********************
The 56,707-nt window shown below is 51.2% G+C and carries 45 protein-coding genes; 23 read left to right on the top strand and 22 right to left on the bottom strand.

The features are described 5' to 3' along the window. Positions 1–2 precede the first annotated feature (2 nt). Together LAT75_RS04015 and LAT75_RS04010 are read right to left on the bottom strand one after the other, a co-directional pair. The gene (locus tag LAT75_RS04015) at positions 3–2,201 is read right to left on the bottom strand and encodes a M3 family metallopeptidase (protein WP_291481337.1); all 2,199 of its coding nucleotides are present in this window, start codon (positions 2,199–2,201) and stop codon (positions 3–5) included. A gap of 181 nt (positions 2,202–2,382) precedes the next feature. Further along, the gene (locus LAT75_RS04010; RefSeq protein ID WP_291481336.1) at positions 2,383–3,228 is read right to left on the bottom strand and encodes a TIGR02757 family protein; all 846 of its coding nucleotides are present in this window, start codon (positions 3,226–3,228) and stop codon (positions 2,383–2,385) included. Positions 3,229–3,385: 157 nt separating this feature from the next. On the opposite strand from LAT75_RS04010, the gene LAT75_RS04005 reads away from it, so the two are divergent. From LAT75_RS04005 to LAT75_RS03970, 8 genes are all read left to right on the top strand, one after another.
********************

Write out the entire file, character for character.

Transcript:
The 56,707-nt window shown below is 51.2% G+C and carries 45 protein-coding genes; 23 read left to right on the top strand and 22 right to left on the bottom strand.

The features are described 5' to 3' along the window. Positions 1–2 precede the first annotated feature (2 nt). Together LAT75_RS04015 and LAT75_RS04010 are read right to left on the bottom strand one after the other, a co-directional pair. The gene (locus tag LAT75_RS04015) at positions 3–2,201 is read right to left on the bottom strand and encodes a M3 family metallopeptidase (protein WP_291481337.1); all 2,199 of its coding nucleotides are present in this window, start codon (positions 2,199–2,201) and stop codon (positions 3–5) included. A gap of 181 nt (positions 2,202–2,382) precedes the next feature. Further along, the gene (locus LAT75_RS04010; RefSeq protein ID WP_291481336.1) at positions 2,383–3,228 is read right to left on the bottom strand and encodes a TIGR02757 family protein; all 846 of its coding nucleotides are present in this window, start codon (positions 3,226–3,228) and stop codon (positions 2,383–2,385) included. Positions 3,229–3,385: 157 nt separating this feature from the next. On the opposite strand from LAT75_RS04010, the gene LAT75_RS04005 reads away from it, so the two are divergent. From LAT75_RS04005 to LAT75_RS03970, 8 genes are all read left to right on the top strand, one after another.